This park’s visit began as we arrived ahead of a winter polar vortex blast during the month of January. The first day began at 62˚ and sunny and within 24 hours, was 15˚ and blowing snow.
Don’t be caught off-guard as you enter the park (beyond the office) when you see some very closely parked RVs. It’s not a tightly packed park (although the actual sites are a bit tight) but rather a large RV storage lot you must pass to get to the actual campground in back.
We were nicely welcomed on Sunday and given one of the two remaining sites that could fit our big rig. The check-in conversation I had was like many I’d had before but with a different result. I had said that we’d stay until “…Wednesday or Thursday.” She said that she’d charge me through Wednesday and I assumed she meant Wednesday morning. And she said to let her know (just like all other previous times I had done this at other parks). When I finally glanced at the receipt, now Tuesday, and caught the charges through Thursday morning, I called. I was told I paid till Thursday and that was pretty much it. With subsequent trips in and out of the park, I decided to drop into the office and very gently query the staff (a different person now) about the extra day’s charge. They tapped the sign on the front of the counter stating out loud what the sign said – No Refunds. She further added that was the rule. First of all, I’m not a proponent of “the customer is always right.” They’re not. But the distaste this exchange left me with was because she didn’t even ask me what happened. It was a here’s-the-sign, that’s-the-rules, no-exceptions, attitude. I try to write this off as a misunderstanding: one where there was no benefit of the doubt given to the patron – no query, no discussion. Defer to the park’s rulebook.
This segues this introduction statement into something we had noticed when we first entered the campgrounds and something our first visitors pointed out when they came over to visit us during our stay. That being, it was obvious in a less-than-complimentary way that many of the campsites had been set up for a length of time. When I drove around the park, a prevailing view was the number of sites that had quite the clutter beneath, and around, the RVs definitely adding to that permanent residence look. Mind you, a permanent settled-in look is fine to me personally. It’s the messier cluttered thrown-about look that’s a turn-off. While at the office during our stay, I intentionally and gently (once again) pointed out that the rules also said “No camper will have the look of being used as a permanent residence.” I was quickly told, “That’s not true,” before she backed up a bit to seemingly correct herself by further telling me that no one lives there permanently however there are many extended stays in the park.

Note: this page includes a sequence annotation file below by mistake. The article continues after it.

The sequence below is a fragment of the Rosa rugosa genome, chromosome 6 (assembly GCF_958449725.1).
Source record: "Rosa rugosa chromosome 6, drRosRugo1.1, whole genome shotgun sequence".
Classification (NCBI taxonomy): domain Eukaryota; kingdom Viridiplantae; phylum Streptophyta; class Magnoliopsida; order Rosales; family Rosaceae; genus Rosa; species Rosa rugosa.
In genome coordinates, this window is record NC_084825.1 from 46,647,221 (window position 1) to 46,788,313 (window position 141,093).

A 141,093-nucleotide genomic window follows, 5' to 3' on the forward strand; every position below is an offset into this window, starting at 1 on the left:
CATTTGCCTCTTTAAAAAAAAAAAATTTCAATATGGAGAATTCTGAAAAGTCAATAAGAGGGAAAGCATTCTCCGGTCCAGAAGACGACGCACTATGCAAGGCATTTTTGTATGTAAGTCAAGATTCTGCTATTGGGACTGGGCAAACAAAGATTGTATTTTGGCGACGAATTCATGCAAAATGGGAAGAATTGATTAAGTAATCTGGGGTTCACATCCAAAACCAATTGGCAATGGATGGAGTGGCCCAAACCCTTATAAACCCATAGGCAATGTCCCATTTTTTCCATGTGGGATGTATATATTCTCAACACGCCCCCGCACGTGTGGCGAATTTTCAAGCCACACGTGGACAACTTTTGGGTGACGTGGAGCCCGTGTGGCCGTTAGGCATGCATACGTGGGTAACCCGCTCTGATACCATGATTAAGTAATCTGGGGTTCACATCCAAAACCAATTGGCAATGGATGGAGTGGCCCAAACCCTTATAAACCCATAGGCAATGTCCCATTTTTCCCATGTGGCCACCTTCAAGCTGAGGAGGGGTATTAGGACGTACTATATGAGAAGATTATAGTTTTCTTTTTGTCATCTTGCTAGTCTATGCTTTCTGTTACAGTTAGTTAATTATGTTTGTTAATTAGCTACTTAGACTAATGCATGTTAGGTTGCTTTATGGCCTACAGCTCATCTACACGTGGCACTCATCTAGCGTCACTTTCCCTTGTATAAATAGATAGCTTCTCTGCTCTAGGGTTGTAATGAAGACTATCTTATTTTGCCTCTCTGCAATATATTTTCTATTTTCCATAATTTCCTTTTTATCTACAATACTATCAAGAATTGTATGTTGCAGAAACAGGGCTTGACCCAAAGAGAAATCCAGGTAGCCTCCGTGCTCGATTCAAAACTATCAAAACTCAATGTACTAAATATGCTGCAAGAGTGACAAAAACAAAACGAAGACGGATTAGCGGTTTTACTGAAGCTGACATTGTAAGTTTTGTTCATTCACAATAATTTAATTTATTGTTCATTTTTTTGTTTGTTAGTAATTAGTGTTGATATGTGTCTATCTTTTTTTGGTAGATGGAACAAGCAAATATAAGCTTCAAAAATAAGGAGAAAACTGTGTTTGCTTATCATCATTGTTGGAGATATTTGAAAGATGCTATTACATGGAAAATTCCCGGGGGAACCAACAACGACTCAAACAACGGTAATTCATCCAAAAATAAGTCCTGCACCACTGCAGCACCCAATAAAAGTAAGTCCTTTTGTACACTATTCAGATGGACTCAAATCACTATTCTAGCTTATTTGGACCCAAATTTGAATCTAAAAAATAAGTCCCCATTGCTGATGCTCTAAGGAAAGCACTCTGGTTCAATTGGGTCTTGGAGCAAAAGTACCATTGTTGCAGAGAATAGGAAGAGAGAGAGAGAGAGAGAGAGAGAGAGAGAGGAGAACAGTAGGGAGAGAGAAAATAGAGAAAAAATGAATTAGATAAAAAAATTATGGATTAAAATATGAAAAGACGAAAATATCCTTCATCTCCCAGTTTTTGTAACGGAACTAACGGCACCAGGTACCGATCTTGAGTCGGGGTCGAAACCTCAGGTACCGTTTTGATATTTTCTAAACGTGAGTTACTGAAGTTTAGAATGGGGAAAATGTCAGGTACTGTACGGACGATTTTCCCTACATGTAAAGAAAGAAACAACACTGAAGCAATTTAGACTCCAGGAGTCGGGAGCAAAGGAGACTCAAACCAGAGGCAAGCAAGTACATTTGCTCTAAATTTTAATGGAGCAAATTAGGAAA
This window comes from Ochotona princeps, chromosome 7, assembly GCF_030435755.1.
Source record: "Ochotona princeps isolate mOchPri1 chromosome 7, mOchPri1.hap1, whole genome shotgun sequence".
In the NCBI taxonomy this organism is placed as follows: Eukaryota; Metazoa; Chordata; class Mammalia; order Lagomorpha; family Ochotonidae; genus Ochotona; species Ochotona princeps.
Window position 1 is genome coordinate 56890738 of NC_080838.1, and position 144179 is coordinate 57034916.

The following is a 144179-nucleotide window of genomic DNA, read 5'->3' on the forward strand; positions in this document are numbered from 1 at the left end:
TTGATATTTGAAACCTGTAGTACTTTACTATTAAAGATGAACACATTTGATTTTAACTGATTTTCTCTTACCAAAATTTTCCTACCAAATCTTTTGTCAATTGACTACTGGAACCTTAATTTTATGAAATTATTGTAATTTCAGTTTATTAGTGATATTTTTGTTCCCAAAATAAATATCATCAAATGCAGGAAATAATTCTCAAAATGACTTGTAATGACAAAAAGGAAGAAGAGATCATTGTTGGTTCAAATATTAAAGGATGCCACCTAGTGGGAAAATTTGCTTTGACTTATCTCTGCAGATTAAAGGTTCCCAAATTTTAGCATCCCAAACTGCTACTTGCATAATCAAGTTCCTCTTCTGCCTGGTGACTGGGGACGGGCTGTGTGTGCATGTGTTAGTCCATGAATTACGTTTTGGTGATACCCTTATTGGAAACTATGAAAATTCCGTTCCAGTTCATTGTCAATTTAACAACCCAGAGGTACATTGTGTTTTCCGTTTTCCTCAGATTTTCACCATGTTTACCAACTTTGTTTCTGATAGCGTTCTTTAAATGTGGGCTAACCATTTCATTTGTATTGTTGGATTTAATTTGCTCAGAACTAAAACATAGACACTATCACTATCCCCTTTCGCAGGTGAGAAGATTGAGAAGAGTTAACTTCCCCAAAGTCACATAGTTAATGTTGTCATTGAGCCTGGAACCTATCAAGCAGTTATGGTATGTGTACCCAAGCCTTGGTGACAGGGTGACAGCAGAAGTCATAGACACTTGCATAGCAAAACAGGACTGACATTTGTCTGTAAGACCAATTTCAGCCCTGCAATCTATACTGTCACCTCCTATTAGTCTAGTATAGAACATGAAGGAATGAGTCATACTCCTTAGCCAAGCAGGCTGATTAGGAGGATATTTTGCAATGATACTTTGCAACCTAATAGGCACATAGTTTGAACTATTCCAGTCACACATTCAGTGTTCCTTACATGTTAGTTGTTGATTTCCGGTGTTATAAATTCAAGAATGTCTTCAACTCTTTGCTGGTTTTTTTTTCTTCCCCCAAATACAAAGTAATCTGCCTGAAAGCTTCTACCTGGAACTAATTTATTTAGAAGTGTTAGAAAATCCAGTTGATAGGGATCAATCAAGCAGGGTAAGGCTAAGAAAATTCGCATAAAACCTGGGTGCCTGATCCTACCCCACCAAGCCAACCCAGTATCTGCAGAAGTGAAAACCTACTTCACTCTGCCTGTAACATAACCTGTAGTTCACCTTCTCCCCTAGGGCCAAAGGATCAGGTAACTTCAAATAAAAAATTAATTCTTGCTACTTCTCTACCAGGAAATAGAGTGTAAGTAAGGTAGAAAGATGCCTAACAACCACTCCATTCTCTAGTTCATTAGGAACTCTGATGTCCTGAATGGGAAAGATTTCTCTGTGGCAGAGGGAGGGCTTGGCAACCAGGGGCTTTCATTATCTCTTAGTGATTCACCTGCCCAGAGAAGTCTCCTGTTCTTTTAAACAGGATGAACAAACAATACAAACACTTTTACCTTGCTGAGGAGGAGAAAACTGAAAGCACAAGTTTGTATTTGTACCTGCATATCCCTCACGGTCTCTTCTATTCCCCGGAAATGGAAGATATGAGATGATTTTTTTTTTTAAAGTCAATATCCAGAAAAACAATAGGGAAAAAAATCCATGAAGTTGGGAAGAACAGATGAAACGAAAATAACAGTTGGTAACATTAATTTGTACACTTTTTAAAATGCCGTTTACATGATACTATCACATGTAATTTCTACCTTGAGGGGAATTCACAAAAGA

At any rate, the whole experience left a less-than-favorable impression. And I didn’t even tell the office about the car I found parked in our spot (overflow from the permanent looking residence next door) when I tried to set up on Sunday. It took almost an hour to locate the owner who had left the park in another car to go grocery shopping. I set up around their car (parking literally 1” from it) and parked my dingy across the street.
On a most positive note, driving into the campground it was evident that during peak season, this place would be quite the summer spot. They have plenty of things available from bicycle and canoe rentals to tennis courts, horses, playground and petting farm, exercise room, model train room, and much more. You could probably stay within the boundaries of the park for a week and never want for something to do.
If you have any kind of big rig ranging from a large motor home to a long truck and trailer/fifth-wheel, it could be pretty tight maneuvering around the park. Take it slow.